- The Washington Times - Tuesday, January 11, 2005

Michael Chertoff, nominated yesterday by President Bush to serve as secretary of homeland security, is an outstanding choice to head the agency responsible for protecting the homeland from terrorism. Mr. Chertoff (who on three different occasions has been confirmed by the Senate for various federal positions) has a wealth of real-world experience as a judge, federal prosecutor, attorney in private practice and congressional investigator. As head of the Justice Department’s criminal division (2001-03), he played a lead role in overseeing the response to the September 11 attacks. As President Bush rightly said yesterday, he is “a key leader in the war on terror.”

A graduate of Harvard Law School and former law clerk for Justice William Brennan (one of the most stalwart liberals on the high court), Mr. Chertoff served as a federal prosecutor in New York and later as U.S. attorney for New Jersey. From 1994 to 1996, he served as special counsel to the Senate Whitewater Committee, which investigated the Arkansas land deals of Bill and Hillary Rodham Clinton. He has a long record of prosecutorial successes, ranging from the convictions of corrupt local officials in New Jersey to overseeing the prosecutions of Enron and the Arthur Anderson LLP accounting firm during his tenure at the Justice Department.

Years before September 11, Mr. Chertoff argued that federal prosecutors needed more effective tools to fight terrorists. In 1996, he published an article in the New Jersey Law Journal in favor of legislation strengthening the federal government’s ability to prosecute suspected terrorists. “Our institutions are no longer exempt from the reach of overseas terrorists,” Mr. Chertoff wrote.

Following September 11, Mr. Chertoff played a leading role in crafting and articulating the Justice Department’s efforts to head off a much-feared follow-up terrorist attack on the United States. He forcefully defended the Patriot Act, and the detentions of hundreds of illegal aliens. “Are we being aggressive and hard-nosed? You bet. In the aftermath of September 11th, how could we not be?”, the blunt-spoken Mr. Chertoff told the Senate Judiciary Committee on Nov. 28, 2001.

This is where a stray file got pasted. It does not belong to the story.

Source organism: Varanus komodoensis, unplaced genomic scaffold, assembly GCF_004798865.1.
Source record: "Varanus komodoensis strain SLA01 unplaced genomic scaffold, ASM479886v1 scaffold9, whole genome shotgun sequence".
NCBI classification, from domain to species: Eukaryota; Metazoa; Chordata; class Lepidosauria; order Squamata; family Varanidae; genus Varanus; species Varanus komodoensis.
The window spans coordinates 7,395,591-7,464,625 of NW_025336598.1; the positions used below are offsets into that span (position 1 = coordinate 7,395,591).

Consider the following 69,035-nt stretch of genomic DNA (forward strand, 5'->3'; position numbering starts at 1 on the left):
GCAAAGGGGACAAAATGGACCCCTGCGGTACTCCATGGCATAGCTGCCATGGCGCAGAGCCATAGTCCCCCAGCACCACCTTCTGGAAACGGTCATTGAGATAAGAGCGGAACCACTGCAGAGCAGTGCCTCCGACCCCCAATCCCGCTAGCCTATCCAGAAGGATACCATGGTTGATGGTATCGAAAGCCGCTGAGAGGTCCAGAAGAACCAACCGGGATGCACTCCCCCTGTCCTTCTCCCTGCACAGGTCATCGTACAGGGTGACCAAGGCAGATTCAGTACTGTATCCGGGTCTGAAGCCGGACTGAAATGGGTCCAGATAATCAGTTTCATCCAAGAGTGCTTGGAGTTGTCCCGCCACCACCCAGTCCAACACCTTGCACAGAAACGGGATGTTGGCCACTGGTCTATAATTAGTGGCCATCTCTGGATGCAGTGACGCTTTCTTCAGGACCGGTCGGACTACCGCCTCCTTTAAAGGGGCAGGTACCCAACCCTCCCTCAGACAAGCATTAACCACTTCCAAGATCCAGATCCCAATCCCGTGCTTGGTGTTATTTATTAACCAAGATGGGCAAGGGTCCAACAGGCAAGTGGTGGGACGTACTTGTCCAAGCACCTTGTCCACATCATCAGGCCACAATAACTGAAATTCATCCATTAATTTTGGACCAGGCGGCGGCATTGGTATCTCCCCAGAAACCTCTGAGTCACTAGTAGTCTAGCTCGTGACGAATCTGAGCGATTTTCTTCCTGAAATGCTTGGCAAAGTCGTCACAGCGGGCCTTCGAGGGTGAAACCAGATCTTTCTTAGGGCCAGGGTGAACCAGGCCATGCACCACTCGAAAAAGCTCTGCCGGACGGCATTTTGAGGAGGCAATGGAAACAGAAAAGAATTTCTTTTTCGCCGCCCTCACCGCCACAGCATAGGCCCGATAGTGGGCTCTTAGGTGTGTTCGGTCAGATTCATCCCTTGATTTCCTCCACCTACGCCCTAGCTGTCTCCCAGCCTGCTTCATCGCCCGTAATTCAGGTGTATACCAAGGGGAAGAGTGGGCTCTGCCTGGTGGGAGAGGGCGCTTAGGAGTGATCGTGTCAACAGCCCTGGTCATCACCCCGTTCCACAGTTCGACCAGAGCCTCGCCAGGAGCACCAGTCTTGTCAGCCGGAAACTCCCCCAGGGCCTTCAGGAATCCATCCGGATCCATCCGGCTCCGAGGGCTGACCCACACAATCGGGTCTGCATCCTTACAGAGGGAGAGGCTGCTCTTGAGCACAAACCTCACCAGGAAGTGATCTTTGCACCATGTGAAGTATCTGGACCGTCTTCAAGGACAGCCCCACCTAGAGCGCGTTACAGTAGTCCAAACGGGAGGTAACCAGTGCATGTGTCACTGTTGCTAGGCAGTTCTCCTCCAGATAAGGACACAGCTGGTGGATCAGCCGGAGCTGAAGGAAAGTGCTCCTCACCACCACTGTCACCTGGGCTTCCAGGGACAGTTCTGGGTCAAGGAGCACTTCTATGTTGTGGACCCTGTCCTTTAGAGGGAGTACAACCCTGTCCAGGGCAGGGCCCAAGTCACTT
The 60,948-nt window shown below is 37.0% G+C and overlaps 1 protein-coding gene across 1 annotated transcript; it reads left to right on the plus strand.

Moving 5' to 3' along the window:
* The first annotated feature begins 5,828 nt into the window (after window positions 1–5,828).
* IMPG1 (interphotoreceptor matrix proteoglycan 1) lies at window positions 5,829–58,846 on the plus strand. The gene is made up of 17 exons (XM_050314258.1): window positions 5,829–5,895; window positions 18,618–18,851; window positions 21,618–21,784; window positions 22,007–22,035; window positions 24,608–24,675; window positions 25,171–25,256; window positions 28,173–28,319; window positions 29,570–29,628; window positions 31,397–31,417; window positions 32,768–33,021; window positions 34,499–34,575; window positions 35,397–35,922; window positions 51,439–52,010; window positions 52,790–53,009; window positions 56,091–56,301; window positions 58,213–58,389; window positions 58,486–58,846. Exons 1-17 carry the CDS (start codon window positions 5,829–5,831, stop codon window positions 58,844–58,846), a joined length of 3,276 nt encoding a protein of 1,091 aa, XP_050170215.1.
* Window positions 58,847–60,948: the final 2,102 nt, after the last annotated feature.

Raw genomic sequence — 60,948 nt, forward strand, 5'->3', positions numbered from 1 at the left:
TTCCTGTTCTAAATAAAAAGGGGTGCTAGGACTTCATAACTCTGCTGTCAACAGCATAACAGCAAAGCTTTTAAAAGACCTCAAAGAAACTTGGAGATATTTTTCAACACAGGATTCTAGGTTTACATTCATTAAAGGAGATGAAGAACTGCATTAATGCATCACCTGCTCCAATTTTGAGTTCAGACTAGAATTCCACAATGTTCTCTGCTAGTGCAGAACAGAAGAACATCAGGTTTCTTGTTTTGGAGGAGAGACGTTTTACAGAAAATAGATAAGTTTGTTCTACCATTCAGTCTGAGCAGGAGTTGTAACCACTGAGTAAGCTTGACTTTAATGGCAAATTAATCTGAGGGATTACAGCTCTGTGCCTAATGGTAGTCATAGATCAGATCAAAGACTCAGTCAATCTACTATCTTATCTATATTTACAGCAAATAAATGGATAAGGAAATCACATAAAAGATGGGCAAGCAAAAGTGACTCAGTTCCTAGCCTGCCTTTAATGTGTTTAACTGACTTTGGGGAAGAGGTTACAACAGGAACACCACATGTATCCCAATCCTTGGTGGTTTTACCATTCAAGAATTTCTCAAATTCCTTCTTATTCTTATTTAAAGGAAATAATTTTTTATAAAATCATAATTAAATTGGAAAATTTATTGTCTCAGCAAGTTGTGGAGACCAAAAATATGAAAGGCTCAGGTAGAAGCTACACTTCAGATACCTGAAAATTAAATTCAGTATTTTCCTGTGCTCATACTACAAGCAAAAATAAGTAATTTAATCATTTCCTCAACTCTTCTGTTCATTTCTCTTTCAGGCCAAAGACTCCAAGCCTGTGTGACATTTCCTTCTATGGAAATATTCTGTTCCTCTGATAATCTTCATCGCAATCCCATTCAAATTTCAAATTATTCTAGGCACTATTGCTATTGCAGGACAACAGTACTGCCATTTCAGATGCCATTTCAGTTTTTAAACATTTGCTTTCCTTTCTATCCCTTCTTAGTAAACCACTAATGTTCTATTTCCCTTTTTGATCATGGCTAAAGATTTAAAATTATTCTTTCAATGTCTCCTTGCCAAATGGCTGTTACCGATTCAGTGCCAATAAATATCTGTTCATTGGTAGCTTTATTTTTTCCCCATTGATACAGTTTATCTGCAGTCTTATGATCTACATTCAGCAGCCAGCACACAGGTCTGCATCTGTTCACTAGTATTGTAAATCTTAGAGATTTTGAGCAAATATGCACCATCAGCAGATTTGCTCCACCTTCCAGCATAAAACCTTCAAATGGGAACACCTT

The chief question that is being raised about Mr. Chertoff is his lack of experience in managing a bureaucracy like DHS, which has 180,000 employees. But if there is concern about that, it can be remedied with the appointment of a deputy with such managerial experience. Indeed, one of outgoing Homeland Security Secretary Tom Ridge’s strong points was his managerial experience. But Mr. Chertoff brings different strengths to the position — in particular, the ability to make a powerful case to Congress and the American people for doing what is necessary, even when politically unpopular, to protect the American homeland.

Even the most doctrinaire Senate liberals will find it difficult to oppose Mr. Chertoff. Two years ago, after grilling him in the Judiciary Committee over civil-liberties issues, the Senate voted 88-1 to confirm him to the 3rd U.S. Circuit Court of Appeals, with only Mrs. Clinton voting no. Mr. Chertoff deserves confirmation to the top post at DHS.

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